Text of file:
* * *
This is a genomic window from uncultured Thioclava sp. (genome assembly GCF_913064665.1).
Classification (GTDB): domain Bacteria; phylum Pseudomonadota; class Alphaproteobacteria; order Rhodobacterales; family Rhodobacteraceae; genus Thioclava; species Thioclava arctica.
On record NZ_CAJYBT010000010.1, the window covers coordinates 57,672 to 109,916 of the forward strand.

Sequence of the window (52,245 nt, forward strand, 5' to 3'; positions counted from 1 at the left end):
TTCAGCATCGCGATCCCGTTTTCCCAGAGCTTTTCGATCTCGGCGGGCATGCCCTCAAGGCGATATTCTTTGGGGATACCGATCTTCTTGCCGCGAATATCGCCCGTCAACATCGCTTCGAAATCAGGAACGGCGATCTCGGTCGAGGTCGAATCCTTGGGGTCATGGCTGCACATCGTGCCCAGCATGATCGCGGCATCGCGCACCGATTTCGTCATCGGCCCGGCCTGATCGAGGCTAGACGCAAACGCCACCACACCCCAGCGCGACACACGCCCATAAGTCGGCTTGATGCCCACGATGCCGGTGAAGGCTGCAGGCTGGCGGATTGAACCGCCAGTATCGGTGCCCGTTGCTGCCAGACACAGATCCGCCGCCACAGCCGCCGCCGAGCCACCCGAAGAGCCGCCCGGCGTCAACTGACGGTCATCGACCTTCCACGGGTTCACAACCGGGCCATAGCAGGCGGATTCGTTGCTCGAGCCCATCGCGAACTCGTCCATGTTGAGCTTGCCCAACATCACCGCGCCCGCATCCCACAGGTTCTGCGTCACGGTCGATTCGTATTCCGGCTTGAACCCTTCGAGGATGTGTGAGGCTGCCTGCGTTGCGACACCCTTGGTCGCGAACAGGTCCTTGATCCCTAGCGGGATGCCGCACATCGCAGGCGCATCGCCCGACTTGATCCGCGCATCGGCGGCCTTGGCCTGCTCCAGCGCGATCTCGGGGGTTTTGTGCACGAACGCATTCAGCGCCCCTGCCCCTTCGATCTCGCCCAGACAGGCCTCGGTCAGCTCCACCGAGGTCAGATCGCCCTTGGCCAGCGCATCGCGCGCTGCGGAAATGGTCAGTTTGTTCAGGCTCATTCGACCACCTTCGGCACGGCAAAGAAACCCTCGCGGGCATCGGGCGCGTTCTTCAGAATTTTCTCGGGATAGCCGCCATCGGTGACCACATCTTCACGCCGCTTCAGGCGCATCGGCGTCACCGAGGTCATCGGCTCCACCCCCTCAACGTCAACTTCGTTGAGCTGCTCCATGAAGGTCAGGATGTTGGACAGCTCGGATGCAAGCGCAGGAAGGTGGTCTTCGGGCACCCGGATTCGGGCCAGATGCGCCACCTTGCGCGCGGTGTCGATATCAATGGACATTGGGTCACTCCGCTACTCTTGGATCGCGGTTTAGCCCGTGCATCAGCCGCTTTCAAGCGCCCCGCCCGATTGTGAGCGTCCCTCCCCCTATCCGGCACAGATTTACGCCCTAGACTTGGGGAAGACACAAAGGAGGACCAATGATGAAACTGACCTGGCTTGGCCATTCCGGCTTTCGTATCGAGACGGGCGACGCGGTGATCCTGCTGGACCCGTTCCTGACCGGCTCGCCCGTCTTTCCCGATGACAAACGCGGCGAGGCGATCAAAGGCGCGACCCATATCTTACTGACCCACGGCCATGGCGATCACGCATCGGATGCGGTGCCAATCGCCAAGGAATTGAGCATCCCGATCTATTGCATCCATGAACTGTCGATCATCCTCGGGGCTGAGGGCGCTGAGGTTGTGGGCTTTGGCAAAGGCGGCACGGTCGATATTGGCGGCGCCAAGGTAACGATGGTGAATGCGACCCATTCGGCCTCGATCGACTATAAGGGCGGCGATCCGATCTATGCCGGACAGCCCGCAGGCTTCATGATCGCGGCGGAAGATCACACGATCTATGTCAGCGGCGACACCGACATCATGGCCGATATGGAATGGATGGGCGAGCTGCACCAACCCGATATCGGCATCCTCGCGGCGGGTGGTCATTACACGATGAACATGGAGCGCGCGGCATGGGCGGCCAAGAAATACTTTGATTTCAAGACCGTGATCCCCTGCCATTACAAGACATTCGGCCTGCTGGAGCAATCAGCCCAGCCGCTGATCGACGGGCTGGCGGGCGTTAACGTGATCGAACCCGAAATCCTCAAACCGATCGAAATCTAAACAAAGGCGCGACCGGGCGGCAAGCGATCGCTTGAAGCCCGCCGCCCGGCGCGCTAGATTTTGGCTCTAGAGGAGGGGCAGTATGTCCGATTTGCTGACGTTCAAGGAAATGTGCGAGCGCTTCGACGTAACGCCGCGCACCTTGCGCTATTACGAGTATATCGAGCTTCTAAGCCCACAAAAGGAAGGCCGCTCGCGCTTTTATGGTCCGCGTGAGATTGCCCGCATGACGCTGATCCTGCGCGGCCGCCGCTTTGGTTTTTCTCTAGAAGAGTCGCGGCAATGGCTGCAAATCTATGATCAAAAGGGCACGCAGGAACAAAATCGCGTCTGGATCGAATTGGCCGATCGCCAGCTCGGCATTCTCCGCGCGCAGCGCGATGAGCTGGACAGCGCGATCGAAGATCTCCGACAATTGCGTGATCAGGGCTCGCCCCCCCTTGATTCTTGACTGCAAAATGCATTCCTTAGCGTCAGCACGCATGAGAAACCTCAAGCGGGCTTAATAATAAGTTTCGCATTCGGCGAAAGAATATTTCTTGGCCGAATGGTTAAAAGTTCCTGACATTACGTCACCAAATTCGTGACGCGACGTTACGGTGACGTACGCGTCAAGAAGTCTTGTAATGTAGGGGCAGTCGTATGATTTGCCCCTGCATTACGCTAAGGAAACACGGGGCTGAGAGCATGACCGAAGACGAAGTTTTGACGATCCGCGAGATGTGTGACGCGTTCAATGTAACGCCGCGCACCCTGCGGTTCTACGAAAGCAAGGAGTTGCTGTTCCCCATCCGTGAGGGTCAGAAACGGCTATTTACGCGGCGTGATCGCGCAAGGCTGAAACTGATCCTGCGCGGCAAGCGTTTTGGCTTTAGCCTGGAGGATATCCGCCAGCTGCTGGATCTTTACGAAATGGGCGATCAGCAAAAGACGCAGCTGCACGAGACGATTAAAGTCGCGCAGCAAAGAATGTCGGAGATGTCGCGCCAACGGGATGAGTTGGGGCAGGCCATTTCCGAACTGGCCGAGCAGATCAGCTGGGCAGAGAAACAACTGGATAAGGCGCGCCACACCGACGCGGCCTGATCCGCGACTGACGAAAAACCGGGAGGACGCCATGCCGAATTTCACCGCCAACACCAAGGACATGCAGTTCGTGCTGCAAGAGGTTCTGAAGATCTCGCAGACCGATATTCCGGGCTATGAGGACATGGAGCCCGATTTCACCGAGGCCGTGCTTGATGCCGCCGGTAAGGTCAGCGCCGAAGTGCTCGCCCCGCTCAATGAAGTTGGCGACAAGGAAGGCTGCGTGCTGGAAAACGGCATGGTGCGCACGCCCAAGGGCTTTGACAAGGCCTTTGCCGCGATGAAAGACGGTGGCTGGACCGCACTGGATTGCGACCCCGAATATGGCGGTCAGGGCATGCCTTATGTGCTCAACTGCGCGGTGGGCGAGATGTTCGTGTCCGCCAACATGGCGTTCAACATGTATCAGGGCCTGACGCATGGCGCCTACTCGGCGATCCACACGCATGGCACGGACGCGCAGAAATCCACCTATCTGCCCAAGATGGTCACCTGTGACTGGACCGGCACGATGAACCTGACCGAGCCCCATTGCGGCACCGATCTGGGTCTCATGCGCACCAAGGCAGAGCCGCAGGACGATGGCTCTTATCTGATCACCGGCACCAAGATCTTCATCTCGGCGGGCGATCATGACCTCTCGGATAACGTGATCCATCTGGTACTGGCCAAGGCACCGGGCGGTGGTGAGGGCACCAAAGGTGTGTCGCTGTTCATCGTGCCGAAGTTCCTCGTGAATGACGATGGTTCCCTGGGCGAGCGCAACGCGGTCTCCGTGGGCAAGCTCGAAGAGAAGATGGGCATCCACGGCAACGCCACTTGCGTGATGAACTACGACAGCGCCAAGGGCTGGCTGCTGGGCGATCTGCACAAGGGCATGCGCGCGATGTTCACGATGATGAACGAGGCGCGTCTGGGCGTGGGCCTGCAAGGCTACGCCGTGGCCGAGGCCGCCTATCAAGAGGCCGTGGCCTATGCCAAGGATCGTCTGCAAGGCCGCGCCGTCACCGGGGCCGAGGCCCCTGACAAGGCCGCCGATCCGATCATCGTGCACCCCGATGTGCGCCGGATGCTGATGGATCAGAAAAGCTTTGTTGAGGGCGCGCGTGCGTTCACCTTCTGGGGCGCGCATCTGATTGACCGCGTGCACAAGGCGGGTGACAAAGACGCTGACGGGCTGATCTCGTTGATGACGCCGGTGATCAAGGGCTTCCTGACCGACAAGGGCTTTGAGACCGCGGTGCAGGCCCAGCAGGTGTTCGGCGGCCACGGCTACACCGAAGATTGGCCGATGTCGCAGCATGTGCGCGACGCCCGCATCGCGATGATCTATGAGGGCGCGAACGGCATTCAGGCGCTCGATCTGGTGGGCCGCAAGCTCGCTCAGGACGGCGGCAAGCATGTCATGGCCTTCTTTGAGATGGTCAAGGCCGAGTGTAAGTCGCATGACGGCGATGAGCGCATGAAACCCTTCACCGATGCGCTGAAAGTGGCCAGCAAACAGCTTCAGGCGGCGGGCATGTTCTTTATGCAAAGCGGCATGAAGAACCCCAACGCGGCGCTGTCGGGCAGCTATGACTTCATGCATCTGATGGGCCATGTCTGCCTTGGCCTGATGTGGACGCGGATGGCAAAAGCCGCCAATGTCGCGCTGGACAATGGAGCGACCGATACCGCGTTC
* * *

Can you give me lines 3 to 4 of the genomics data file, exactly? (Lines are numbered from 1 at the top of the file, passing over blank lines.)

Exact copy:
On record NZ_CAJYBT010000010.1, the window covers coordinates 57,672 to 109,916 of the forward strand.

Sequence of the window (52,245 nt, forward strand, 5' to 3'; positions counted from 1 at the left end):